runway: 08/26 - 2800x..m - tarmac
Elvington airfield (RAF Elvington, ICAO: EGYK) was an airfield 275 kilometers north of London.
Originally, the airfield was built as a satelllite landing ground with grass runways. But directly after a gravel taxiway system was laid out in 1940, the airfield was immediately upgraded with hardenend aircraft dispersals and runways. In all, 38 dispersals were built, along with three runways: 02/20 and 14/32 measuring 1,400 yards in length, while the main 08/26 measured 2,000 yards.
The station was first occupied by 77 Sqn. with Armstrong Whitleys, which arrived in the fall of 1942. After a brief period of retraining and conversion to Halifaxes, the squadron joined main bomber force operations over Germany in the final weeks of the year and continued to fly from Elvington until May 1944. When RAF Elvington was selected as the base for two new heavy bomber squadrons manned by Free French personnel flying Halifaxes, 77 Sqn was moved to RAF Full Sutton. The Free French squadrons, 346 "Guyenne" and 347 "Tunisie" Sqn, formed at Elvington just before the summer of 1944 and both became operational a month later. The last Free French operations from Elvington took place late in April 1945, but both squadrons did not leave for their new home base Bordeaux until October. During their operations, the French had lost 30 Halifaxes as missing in action.
A major Luftwaffe intruder operation ('Unternehmen Gisela') on the night of 3/4 March 1945, resulted in a Halifax being shot down while returning to Elvington. One of the Luftwaffe Ju88Gs involved in the operation (D5+AE) struck trees and crashed while attempting to strafe the airfield, killing killing all 5 crew, as well as a farmer (Richard Moll), his wife and his mother. The war ended just 9 weeks later, making this is probably the scene of the very last Luftwaffe aircraft crash on British soil.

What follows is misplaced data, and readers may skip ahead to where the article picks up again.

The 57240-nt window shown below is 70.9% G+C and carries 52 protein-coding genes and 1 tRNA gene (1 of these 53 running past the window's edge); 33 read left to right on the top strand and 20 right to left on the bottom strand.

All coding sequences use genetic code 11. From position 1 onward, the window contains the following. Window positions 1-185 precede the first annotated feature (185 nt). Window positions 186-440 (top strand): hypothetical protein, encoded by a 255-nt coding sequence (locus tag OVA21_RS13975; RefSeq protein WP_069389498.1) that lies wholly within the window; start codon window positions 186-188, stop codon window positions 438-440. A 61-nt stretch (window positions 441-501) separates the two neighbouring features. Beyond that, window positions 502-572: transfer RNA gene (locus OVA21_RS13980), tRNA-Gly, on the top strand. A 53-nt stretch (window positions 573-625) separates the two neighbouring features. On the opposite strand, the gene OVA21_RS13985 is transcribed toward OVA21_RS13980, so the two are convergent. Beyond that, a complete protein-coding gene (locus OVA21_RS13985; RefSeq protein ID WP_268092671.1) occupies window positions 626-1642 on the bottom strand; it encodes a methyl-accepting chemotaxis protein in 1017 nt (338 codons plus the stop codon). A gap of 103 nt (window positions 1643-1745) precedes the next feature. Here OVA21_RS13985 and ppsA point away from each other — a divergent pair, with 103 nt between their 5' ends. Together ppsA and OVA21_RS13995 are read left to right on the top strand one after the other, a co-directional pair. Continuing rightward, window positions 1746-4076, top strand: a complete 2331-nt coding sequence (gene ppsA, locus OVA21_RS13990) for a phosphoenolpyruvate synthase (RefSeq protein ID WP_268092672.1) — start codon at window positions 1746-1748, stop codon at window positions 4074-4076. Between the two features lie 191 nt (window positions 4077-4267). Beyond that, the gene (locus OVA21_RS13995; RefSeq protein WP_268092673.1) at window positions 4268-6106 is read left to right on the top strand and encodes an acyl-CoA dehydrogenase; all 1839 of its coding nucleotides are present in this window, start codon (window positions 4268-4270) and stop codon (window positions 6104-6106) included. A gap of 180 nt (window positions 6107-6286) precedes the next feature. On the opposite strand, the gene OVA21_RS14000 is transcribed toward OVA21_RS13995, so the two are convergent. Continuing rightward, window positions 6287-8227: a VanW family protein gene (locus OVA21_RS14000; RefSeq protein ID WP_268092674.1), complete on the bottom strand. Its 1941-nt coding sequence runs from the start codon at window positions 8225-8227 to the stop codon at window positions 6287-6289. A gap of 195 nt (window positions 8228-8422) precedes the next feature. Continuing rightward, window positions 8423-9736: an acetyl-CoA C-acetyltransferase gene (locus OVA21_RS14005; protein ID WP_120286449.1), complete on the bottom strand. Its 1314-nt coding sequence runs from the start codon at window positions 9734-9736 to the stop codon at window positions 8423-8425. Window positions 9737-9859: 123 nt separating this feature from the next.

In total, Elvington lost 128 Halifaxes to operational causes (including crashes), 45 of them from the French squadrons.
In the weeks following VE-Day, the French-manned Halifaxes were employed in transporting military personnel and material across liberated Europe. In October they were officially turned over to the French Air Force, taking the aircraft with them.
Halifax B Mark II Series 1 (Special), JB911 KN-X, of No. 77 Squadron RAF, making a low level pass over other aircraft of the squadron at Elvington, Yorkshire
(© IWM (CH 10594))
Low-level 'beat-up'. A Halifax II, JB911/KN-X of No 77 Squadron roars low over an audience of appreciative 'erks' during air tests at Elvington, Yorkshire, July 1943 (© IWM (CH 10594))
French crew of Halifax III 'La Marseillaise' of 346 Sqn (GB II/23 "Guyenne") walking from their bomber at Elvington in 1944 (defense.gouv.fr).
A Handley Page Halifax B Mark III of No. 347 (Free French) Squadron RAF, taxies to its dispersal at Elvington, Yorkshire (IWM, on the IWM Non Commercial Licence).
After their departure, Elvington was used by No. 14 Maintenance Unit to store bombs. Eventually it went back to caretaker status. In 1953 Elvington was one of several redundant airfields passed to the USAF for updating as reserve bases for B-36 bombers. The following year (1954) US engineer organisations extended and strengthened the main runway to 3,265 yards, built a parking ramp and new taxiways. The other old runways and much other wartime concrete were broken up for use as hardcore.